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By Dan Grunebaum

Michiyo Yagi

With albums like Seventeen, the koto player is charting a new path for Japanese music

“Post-hougaku means reclaiming what’s been lost in traditional hogaku—the ability to create something from within”

To the interested observer, it might appear that there is a boom underway in traditional Japanese music, or hougaku. Groups like the charismatic, shamisen-playing Yoshida Brothers are drawing unprecedented crowds to performances with the atmosphere of a rock concert, and handsome court music scion Hideki Togi is playing alongside the Boston Pops.

But this view, it seems, could be wrong.

“Many artists are adapting Japanese instruments to Western music, but Japanese music may not necessarily be benefiting in the process,” says Michiyo Yagi from across a coffee table at her home in suburban Setagaya.

Yagi thinks that if acts like the Yoshidas and Togi heighten interest in Japanese music, then that’s all well and good. However, her own mission, through albums like the forthcoming Seventeen, for the 17-string bass koto, is to breathe new life into the hougaku world which, like many traditional Japanese arts, has been stunted by a cloistered system of patronage.

“I want to create something unique and help to advance Japanese music, but making a living from hougaku is a struggle in itself. We live surrounded by Western sounds, so the temptation to incorporate a rock groove, for example, is quite natural. I do it myself.”
Despite years of being at the forefront of her instrument, Yagi, as forceful as she is diminutive, was late to discover her muse. She gives credit to her husband and producer, music journalist Mark Rappaport, who also sits at the table with us. “Since meeting Mark I’ve changed a lot. Previously, I’d hoped others would write commissions for me, but Mark helped me realize I already had my own art and that I was already creating my own music.”

“When we met, she already had everything she needed to write and play her own music, but I might have prodded her to into making those elements congeal,” adds Rappaport modestly. “Maybe I helped her a little in expressing herself, and in hougaku that’s not always welcome.”

As it turns out, the koto already carries with it an element of improvisation. So it wasn’t such a stretch for Yagi to push the instrument into uncharted territory, whether through her own striking compositions or by working with performers as diverse as avant-garde composer John Zorn and J-pop star Ayumi Hamasaki.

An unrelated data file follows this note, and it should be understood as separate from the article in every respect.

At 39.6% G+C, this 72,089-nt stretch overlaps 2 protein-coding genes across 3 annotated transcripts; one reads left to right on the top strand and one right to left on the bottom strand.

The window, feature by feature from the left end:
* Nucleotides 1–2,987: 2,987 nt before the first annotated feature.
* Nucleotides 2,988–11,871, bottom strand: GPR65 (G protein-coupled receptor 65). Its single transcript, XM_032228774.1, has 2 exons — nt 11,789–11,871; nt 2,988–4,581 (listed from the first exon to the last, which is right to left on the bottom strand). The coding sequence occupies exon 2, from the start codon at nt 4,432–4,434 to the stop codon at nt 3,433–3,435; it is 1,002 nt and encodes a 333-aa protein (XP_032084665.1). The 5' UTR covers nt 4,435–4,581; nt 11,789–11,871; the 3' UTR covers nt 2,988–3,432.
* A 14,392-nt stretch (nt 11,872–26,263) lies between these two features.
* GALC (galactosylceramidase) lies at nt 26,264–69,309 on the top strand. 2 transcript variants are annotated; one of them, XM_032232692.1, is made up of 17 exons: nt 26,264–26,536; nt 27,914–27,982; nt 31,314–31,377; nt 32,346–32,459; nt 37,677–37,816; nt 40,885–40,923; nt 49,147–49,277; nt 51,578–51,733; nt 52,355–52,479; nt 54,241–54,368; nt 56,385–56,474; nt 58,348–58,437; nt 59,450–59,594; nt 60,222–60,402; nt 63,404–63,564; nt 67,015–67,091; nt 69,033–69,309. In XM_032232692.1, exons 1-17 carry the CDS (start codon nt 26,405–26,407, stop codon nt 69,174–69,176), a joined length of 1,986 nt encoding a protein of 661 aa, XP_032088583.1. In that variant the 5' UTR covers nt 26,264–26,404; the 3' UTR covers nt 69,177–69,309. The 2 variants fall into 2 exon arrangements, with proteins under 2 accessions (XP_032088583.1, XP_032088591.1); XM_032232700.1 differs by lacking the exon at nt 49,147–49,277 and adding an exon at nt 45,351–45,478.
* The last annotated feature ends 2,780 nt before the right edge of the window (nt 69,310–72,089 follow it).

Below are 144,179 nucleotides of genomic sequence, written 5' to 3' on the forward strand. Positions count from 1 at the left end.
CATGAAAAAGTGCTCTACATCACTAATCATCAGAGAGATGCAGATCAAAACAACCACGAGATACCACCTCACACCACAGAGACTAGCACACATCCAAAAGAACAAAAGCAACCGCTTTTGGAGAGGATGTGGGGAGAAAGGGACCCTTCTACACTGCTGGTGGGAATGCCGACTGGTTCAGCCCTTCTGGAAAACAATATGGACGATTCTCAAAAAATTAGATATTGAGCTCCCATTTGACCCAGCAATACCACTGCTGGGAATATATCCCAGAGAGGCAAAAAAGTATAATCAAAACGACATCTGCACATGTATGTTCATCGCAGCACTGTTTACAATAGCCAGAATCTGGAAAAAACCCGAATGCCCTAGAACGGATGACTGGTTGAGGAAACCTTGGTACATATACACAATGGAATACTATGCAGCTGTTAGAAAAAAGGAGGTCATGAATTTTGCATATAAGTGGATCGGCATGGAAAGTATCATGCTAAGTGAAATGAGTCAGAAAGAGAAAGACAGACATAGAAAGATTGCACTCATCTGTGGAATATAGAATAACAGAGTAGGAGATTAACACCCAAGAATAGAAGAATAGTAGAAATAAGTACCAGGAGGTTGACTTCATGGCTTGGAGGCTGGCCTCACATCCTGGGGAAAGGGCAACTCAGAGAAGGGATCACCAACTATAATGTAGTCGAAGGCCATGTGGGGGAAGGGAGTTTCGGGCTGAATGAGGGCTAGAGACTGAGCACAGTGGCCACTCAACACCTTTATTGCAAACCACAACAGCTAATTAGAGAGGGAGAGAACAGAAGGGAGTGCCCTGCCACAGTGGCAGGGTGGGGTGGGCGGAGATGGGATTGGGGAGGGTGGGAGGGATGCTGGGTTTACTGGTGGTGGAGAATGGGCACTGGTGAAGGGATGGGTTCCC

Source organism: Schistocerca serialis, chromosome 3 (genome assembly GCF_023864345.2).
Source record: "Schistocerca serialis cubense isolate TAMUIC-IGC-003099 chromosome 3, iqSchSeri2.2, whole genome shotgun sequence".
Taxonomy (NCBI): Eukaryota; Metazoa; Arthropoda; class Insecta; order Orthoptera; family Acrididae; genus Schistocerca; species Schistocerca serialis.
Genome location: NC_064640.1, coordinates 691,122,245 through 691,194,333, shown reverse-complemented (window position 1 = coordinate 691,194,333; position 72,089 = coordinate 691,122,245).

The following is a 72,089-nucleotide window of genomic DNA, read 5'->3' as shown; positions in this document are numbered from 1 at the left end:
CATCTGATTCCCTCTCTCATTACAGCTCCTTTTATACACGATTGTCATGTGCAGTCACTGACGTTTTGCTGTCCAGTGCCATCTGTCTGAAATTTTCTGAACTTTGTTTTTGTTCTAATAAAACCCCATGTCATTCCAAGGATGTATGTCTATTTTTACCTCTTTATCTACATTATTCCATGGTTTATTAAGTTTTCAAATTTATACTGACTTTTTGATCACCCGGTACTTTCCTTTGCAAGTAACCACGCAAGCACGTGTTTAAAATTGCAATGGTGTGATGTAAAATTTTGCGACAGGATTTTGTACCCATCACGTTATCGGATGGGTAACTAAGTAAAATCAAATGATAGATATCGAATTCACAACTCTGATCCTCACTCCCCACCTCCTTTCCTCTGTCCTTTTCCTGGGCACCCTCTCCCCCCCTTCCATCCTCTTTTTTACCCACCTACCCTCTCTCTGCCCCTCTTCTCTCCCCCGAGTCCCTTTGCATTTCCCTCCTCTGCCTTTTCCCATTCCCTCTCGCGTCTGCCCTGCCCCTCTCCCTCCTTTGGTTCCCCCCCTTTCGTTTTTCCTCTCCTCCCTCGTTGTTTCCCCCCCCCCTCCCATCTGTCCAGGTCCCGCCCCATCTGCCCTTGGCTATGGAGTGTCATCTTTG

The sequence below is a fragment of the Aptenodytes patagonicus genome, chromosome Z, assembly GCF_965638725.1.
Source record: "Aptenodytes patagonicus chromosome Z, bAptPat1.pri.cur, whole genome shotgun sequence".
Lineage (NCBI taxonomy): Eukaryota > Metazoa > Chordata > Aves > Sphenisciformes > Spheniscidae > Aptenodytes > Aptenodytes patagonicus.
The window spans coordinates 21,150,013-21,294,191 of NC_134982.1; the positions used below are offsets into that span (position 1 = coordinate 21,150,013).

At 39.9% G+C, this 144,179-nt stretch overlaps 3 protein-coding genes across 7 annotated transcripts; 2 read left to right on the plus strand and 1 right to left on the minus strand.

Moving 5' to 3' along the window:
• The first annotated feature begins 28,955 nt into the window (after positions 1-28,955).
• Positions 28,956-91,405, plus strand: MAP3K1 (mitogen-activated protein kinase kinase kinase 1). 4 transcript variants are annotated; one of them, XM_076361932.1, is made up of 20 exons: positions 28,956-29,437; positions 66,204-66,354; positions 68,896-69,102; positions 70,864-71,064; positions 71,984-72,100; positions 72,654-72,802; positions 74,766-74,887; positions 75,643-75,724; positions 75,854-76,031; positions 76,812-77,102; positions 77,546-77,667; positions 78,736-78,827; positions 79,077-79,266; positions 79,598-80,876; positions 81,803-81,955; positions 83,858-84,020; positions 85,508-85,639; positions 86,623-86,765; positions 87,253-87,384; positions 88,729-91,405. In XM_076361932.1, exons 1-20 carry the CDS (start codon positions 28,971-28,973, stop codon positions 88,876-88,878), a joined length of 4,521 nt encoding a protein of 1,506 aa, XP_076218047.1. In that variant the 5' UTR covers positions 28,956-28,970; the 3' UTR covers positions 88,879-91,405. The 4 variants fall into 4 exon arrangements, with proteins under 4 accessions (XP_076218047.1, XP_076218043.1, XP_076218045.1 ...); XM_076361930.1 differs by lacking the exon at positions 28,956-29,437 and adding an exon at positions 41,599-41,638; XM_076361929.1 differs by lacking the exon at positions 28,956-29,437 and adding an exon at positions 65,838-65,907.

“Using things like effects boxes is novel, but even in conventional koto there were a lot of distortion-type techniques,” she explains. “The volume level may have changed, but the basic approach is the same. If not, I never would have thought to do something like use effects. The recordings may not exist, but I think people were playing like I did in the past.”

Techniques such as bends, rattlings and bowings of the harp-like koto’s long, tensed strings were customarily used to evoke sounds of nature like the wind moving through a forest. Whether amplified in concert or on recordings like Seventeen, where the effect is more intimate, Yagi is able to coax an amazing variety of tones out of what truly is a formidable piece of wood.

The moods on Seventeen, the first-ever album of original compositions entirely performed on bass koto, vary from the restful tones of the opener “Obsidian” to the vigorous drumstick thrumming of “Rouge” and on to the near-Indian sense of mysticism in “Sedna.” “Suetsumuhana” seems with its stretches and bends to best explore the full possibilities of the bass koto.

While the uninformed would assume the 17-string koto is as ancient as the 13-string version imported from China over a millennium ago, it is in fact a product of the 20th century. The great koto player and composer Miyagi Michiyo, modernizer of the koto repertoire, had it built in 1921 as his answer to low-pitched Western instruments like the string bass.

In a sense then, Yagi’s mission is the same: not to copy Western music on a Japanese instrument, but to provide an answer to it from inside a newly reinvigorated Japanese tradition. To that effect she’s coined a new term. “‘Post-hougaku’ means reclaiming what’s been lost in traditional hougaku,” she sums up, “the ability to create something from within.” Seventeen will be available Oct 8 on Zipangu Records. Michiyo Yagi plays Super-Deluxe on Sept 16 and Koen Dori Classics on Oct 8. See concert listings for details.

Would you like to comment on this article? Send a letter to the editor at letters@metropolis.co.jp.

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